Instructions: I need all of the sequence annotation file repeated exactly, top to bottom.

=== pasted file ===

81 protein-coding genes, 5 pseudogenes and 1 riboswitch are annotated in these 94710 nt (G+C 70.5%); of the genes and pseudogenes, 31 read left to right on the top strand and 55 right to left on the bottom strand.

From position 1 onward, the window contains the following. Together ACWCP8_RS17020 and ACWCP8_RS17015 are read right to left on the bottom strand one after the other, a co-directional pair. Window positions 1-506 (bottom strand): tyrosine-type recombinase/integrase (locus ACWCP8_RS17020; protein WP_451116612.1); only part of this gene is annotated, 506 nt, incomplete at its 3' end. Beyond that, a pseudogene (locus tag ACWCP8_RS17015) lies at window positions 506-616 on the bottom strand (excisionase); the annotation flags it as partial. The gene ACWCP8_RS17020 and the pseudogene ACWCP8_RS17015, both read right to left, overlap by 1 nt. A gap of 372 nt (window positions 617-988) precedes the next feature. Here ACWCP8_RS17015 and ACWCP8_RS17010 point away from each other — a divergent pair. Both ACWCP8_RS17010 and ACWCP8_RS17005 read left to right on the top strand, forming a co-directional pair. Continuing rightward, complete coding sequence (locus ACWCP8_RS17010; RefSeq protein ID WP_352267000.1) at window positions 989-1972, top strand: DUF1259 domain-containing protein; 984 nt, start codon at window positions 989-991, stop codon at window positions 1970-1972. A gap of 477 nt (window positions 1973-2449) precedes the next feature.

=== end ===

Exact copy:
81 protein-coding genes, 5 pseudogenes and 1 riboswitch are annotated in these 94710 nt (G+C 70.5%); of the genes and pseudogenes, 31 read left to right on the top strand and 55 right to left on the bottom strand.

From position 1 onward, the window contains the following. Together ACWCP8_RS17020 and ACWCP8_RS17015 are read right to left on the bottom strand one after the other, a co-directional pair. Window positions 1-506 (bottom strand): tyrosine-type recombinase/integrase (locus ACWCP8_RS17020; protein WP_451116612.1); only part of this gene is annotated, 506 nt, incomplete at its 3' end. Beyond that, a pseudogene (locus tag ACWCP8_RS17015) lies at window positions 506-616 on the bottom strand (excisionase); the annotation flags it as partial. The gene ACWCP8_RS17020 and the pseudogene ACWCP8_RS17015, both read right to left, overlap by 1 nt. A gap of 372 nt (window positions 617-988) precedes the next feature. Here ACWCP8_RS17015 and ACWCP8_RS17010 point away from each other — a divergent pair. Both ACWCP8_RS17010 and ACWCP8_RS17005 read left to right on the top strand, forming a co-directional pair. Continuing rightward, complete coding sequence (locus ACWCP8_RS17010; RefSeq protein ID WP_352267000.1) at window positions 989-1972, top strand: DUF1259 domain-containing protein; 984 nt, start codon at window positions 989-991, stop codon at window positions 1970-1972. A gap of 477 nt (window positions 1973-2449) precedes the next feature.